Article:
The pork was good but too salty. I used slightly less salt for the marinade after reading the comments. I rinsed off the marinade before cooking. Next time I will halve the salt.
Victoria C. August 6, 2018
I think this recipe is DELICIOUS. I did use less salt than the recipe suggested the second (and third and fourth) time I made it. This has become part of my repertoire. Also, if you have any leftover, it makes scrumptious sandwiches. The only change I make is I add some fennel seeds to the mortar and grind them with everything else. I think it enhances the flavor of the pork.
Denise L. February 25, 2018
Mine was delicious. I didn’t have time to marinate over nite. I had a 2.13 lb roast so I cut down olive to 1/4 c and salt to 1/8 c. It was so delicious. I did pierce the roast so marinade could infiltrate the pork. I will marinade overnight next time. So delicious.
miznic July 16, 2017
I had failed multiple times with pork loin roasts and was ready to give up on trying... until I tried this recipe. I read the recipe and the comments before getting started, and it helped a LOT. I used considerably less salt here - 3 tsps, to be exact - and my roast turned out perfect. I really think it's the heat application that helped - 425 for 20 mins, then 225 for an hour and change (mine was an hour and 15 mins). The fat on mine crisped up, but only just so - some people like it crispier and if you do, you probably want to do the 425-degree part for maybe a minute or so longer. At any rate - this is a must-do-again recipe, thanks to everyone here in the comments!
cookinalong April 17, 2016
I reserved comment until I'd actually made this, so here goes. First, this looks to me like a dry brine. Lots of salt, olive oil, garlic, herbs, etc coating the meat & roast left to sit overnight. But unlike with a brine, the salt & seasonings are not rinsed off. And therein lies the problem. I respectfully suggest that that is the missing step. I prepared it as indicated, but cut back to 3 tbsp. of salt. The salt entirely masked the taste of even the garlic & was so over-powering that my mouth is still feeling burnt a few hours later. The meat, as one would expect with a cut that has been brined, was very tender & not at all dry, which I was a bit worried about with the relatively long cooking time. Bottom line, I will make this again, but treat the herb/garlic/salt mix as a brine & rinse off before putting it in the oven.
Amanda T. December 11, 2014
Is the fat suppose to be crispy?
Lisa November 23, 2014
If you're allergic to garlic, I'd just leave it out. Or substitute half an onion, also pounded in the mortar and pestle. We use often in marinades. Though I'd have thought if you're allergic to garlic you'd have some go-to substitutions up your sleeve already?
berkopat November 23, 2014
I am allergic to garlic. Any suggestions for a substitute???
msstein November 18, 2014
I will definitely try this ratio. After all, 1/4 c. of salt as called for is 4 TABLESPOONS! Yikes! Thank you.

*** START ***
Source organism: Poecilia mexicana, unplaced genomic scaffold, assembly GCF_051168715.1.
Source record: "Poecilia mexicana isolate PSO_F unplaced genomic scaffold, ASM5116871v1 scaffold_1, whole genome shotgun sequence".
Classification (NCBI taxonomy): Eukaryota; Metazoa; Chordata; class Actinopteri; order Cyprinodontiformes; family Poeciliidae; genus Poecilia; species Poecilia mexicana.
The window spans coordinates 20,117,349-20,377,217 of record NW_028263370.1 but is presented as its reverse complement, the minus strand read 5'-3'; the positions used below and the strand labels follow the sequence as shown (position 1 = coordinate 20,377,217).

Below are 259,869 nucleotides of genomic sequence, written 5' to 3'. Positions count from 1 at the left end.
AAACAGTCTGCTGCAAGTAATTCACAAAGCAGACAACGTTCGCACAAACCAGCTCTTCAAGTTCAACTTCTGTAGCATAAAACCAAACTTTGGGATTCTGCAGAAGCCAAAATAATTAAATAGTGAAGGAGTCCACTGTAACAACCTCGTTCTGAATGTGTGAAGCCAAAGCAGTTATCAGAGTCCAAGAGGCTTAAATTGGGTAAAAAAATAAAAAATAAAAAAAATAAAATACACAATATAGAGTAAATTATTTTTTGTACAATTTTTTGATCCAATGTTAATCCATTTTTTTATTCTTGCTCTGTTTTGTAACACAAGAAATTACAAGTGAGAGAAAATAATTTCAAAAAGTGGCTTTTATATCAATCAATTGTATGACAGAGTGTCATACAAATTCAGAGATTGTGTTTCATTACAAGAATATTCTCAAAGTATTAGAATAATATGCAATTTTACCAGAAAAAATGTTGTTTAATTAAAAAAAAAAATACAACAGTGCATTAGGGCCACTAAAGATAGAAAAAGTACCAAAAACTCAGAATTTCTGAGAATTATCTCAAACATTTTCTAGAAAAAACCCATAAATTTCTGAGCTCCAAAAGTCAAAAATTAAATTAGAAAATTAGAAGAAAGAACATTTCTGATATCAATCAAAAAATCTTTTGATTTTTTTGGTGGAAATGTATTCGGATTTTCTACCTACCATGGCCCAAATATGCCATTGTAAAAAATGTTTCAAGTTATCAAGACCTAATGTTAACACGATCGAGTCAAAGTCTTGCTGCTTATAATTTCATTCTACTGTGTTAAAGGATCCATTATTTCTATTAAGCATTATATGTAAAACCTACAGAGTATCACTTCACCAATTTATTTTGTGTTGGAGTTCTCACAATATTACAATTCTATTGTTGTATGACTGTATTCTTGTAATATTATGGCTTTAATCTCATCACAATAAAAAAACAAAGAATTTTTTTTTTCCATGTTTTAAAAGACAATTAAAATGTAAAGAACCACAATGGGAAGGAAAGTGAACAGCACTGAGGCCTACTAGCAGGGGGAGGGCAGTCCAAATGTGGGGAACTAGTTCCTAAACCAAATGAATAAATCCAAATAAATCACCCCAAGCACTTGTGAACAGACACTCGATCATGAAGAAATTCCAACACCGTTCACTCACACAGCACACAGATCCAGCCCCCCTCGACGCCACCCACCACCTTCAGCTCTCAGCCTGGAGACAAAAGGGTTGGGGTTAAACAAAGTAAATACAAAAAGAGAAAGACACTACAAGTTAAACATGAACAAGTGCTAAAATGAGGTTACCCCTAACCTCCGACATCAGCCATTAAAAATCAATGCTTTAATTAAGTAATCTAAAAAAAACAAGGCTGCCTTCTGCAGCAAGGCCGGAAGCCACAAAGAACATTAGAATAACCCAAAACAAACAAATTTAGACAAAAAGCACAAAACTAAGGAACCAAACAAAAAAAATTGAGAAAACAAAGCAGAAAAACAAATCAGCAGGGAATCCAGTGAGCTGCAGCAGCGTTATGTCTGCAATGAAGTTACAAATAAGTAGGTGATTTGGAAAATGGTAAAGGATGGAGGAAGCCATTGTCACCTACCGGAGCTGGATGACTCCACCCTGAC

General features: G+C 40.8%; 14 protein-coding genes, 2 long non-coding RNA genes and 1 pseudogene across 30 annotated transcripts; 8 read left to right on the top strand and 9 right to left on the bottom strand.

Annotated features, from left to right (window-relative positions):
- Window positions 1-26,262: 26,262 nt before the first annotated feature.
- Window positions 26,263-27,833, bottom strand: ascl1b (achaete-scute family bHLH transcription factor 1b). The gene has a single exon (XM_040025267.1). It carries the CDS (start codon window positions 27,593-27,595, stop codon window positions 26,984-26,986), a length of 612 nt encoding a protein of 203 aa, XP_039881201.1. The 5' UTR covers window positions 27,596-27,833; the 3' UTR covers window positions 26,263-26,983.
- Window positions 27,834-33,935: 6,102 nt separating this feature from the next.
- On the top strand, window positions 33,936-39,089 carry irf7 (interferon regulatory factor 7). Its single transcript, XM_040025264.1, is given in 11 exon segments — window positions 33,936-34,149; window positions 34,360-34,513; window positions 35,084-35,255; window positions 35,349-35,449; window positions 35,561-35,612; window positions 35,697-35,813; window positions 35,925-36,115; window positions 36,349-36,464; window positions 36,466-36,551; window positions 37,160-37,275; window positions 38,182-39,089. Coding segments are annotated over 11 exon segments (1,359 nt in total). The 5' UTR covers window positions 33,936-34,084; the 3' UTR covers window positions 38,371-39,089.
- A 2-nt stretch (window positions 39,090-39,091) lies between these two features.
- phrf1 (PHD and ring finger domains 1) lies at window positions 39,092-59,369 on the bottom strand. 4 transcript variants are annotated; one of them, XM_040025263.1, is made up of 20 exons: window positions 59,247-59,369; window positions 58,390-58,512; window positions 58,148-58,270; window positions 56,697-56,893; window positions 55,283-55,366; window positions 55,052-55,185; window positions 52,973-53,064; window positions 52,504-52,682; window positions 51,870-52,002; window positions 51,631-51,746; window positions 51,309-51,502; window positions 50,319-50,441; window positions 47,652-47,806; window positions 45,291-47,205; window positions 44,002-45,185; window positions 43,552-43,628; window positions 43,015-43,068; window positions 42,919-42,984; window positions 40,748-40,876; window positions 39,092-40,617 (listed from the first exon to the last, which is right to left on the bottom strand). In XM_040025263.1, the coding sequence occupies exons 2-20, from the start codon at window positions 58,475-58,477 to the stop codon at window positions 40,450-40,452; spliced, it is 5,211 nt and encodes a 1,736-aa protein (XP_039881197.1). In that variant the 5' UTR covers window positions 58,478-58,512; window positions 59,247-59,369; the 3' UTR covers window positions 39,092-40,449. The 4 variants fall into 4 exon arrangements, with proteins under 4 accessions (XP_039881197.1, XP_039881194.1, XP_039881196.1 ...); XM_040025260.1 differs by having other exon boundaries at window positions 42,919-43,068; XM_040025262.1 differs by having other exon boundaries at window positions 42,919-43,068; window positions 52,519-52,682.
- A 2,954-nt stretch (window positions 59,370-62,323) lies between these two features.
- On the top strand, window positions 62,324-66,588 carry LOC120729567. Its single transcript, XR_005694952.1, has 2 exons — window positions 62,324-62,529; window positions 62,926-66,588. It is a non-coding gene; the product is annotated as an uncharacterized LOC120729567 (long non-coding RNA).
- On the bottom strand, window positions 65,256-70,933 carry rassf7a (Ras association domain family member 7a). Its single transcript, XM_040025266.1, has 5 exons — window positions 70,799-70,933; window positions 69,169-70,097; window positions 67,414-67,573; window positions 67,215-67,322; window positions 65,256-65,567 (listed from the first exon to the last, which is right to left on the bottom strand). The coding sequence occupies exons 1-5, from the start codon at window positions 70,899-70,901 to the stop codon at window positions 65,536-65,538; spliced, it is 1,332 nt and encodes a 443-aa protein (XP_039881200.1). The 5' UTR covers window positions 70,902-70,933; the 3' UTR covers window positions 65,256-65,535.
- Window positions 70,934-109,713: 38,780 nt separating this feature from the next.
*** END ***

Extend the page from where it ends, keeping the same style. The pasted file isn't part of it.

Victoria November 18, 2014
I tried this recipe again using 1 teaspoon of kosher salt per pound of pork (America's Test Kitchen's recommendation), and it turned out great.
Victoria November 8, 2014
I agree with the previous comments. Unfortunately, I tried this recipe before seeing them. While the meat turned out to be very tender and flavorful, it was ridiculously salty. Great recipe, but I wouldn't use more than ~1.5 teaspoons of salt.
Cara N. November 10, 2014
Hi Victoria, I'm so sorry this was too salty for you (and the people below!). This pork loin sells out at the shop I work in every day, and was tested by the very capable food52 kitchen, so I assumed it would be just as well-loved by the readers here, but I hate to hear that you ended up having to toss your dinner. I wish I could predict what everyone will find too salty or not salty enough. The salt is part of what makes the meat so tender, but if you want to use 1.5 teaspoons of salt next time please feel free to, I'm sure it will still be delicious!
Amy C. October 27, 2014
The flavor was good once you could past the salt! And I even halfed what was in the recipe. Too much. But the meat was undoubtedly juicy and tender - that is for sure! I will make again, but again will use even less salt. I hope that doesn't dry it out - I don't think it should based on the slow cooking, etc.
msstein October 19, 2014
Made this for dinner tonight, following the directions to a tee. While I was pleased with the tender and moist results, it was FAR too salty. I will certainly make it again, but adjust the amount of salt accordingly.
Lisa October 9, 2014
It'd be good to specify humanely raised / free range pork; pigs are reared in appalling conditions, possibly the worst of all farmed meats. I love my pork, but I will only buy free range. I think if you specify higher welfare meat in the recipe, people will be more likely to buy it.